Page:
Italy Premier Says Government Won’t Fall on EU Funding Vote
(Bloomberg) -- Italian Premier Giuseppe Conte said he’s confident of winning a key parliamentary vote on a European Union financial assistance program next week in the face of opposition from part of his governing coalition.
Several members of the Five Star Movement have suggested Italy is conceding too much to Brussels and should not approve the European Stability Mechanism under which the money would be disbursed. The government has said it’s not accepting any credit lines for now, and the Dec. 9 vote is about reform of the ESM framework. Conte holds a razor-thin majority in the Senate.
“I’m not concerned because the vote will not be about the activation of ESM lines but on some reforms which, thanks to Italy’s contribution, helped to improve it,” Conte said in an interview with newspaper La Repubblica.
Vetoing the reform of ESM is “incomprehensible,” Finance Minister Roberto Gualtieri told SkyTg24 television on Saturday. “I am absolutely confident there will be a favorable vote.”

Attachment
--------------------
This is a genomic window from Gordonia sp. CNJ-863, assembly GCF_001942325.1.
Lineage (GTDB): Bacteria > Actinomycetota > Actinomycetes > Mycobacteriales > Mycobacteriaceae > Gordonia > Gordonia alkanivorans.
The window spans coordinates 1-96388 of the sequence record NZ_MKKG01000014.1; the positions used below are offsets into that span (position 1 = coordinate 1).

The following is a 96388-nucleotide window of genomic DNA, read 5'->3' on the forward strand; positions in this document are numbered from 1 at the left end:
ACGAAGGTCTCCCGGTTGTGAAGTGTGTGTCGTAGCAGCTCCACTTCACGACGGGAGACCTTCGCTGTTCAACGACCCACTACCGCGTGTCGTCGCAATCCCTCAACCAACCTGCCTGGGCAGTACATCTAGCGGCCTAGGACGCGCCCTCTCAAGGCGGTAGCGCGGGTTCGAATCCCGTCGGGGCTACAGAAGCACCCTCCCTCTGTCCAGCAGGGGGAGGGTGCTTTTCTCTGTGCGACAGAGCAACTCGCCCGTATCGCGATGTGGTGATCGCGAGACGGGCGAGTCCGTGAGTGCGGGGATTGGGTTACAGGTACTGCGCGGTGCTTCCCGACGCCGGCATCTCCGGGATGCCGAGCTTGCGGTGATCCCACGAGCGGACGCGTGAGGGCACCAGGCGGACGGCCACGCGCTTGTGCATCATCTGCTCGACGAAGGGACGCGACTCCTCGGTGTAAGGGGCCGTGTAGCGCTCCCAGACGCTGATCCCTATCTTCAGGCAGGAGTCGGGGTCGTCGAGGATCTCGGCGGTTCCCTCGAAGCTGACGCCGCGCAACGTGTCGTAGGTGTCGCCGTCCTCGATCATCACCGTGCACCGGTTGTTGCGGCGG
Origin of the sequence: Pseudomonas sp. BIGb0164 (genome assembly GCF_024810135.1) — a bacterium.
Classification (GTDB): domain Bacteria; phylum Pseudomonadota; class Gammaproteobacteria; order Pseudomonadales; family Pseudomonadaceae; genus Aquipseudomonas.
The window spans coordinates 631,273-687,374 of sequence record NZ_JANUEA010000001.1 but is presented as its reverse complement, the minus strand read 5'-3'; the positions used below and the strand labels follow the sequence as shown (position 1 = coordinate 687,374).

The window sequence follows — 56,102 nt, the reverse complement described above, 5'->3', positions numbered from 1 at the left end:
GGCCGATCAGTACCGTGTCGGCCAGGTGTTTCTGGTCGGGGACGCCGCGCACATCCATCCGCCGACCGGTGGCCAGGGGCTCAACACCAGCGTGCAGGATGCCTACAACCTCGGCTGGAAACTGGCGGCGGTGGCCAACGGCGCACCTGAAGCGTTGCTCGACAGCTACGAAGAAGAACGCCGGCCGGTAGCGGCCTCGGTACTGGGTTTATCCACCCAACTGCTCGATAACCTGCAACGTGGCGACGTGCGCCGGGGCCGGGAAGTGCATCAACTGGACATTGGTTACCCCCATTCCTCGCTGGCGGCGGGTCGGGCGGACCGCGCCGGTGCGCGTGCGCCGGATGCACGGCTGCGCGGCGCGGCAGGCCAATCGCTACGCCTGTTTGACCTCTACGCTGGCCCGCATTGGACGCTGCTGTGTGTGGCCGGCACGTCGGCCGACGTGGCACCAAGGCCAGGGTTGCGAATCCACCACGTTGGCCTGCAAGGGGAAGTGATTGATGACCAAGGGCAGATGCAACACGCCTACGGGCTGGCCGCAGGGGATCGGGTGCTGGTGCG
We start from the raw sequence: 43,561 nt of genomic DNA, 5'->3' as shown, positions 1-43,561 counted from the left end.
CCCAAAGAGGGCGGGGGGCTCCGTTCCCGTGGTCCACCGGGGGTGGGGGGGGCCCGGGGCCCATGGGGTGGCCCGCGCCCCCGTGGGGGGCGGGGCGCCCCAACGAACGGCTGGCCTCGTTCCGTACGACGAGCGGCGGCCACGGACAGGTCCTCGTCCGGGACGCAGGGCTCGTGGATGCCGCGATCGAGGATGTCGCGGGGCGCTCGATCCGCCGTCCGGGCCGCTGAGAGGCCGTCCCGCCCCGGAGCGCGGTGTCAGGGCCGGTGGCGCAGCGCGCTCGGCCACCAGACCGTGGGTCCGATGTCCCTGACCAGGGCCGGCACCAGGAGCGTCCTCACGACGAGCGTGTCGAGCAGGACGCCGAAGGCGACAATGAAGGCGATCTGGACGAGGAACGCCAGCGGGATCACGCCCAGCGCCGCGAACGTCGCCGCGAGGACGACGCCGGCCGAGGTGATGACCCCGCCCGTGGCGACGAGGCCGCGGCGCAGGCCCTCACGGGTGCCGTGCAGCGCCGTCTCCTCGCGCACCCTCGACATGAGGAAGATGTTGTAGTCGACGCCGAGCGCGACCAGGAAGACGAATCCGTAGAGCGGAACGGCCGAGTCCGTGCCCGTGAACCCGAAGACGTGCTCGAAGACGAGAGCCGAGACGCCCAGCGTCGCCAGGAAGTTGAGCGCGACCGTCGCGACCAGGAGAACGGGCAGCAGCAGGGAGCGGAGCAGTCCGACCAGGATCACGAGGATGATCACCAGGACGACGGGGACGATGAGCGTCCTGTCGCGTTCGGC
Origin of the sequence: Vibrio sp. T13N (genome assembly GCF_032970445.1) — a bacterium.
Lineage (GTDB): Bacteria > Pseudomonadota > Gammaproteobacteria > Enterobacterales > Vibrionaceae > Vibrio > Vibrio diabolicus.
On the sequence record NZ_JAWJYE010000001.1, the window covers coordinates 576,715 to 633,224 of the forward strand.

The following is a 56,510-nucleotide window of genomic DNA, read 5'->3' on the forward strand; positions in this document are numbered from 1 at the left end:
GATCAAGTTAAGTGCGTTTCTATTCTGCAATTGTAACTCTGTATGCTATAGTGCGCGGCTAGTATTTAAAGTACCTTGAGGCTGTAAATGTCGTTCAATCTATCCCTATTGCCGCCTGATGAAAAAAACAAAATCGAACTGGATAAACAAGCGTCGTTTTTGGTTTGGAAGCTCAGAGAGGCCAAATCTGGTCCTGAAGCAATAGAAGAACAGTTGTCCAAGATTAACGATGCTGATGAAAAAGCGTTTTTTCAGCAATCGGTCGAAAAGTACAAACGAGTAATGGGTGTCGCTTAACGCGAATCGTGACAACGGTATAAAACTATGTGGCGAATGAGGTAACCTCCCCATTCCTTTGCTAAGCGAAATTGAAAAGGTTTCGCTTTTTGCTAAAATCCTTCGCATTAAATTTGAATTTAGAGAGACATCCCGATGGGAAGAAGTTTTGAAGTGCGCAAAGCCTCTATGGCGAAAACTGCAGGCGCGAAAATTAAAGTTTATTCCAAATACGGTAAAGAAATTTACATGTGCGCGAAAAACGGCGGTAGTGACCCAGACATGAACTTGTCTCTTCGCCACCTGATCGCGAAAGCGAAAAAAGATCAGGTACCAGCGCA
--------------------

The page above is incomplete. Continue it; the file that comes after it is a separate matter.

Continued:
Italy also stands to receive as much as 209 billion euros ($253 billion) in separate grants and loans from the EU’s Recovery Fund next year. Conte said the government has identified 60 projects it can submit to the EU to receive the money. The projects will be subdivided into 17 clusters, he said.
The projects will aim to reduce gender and regional inequalities, boost green initiatives and improve the country’s digital technology, and make small and medium-sized business more competitive and innovative, Conte said.
Specific projects would cover energy efficiency and safety for schools and hospitals, extra childcare for pre-school children, improvements to logistics and transportation at locations including the ports of Genoa and Trieste, and the creation of scientific research clusters, in addition to projects in farm technology, artificial intelligence, fintech and biomedicine, he said.
Italy holds the presidency of the G20 group of wealthy countries from Dec. 1. Conte confirmed an internet tax and fair taxation of global companies will be high on the agenda.
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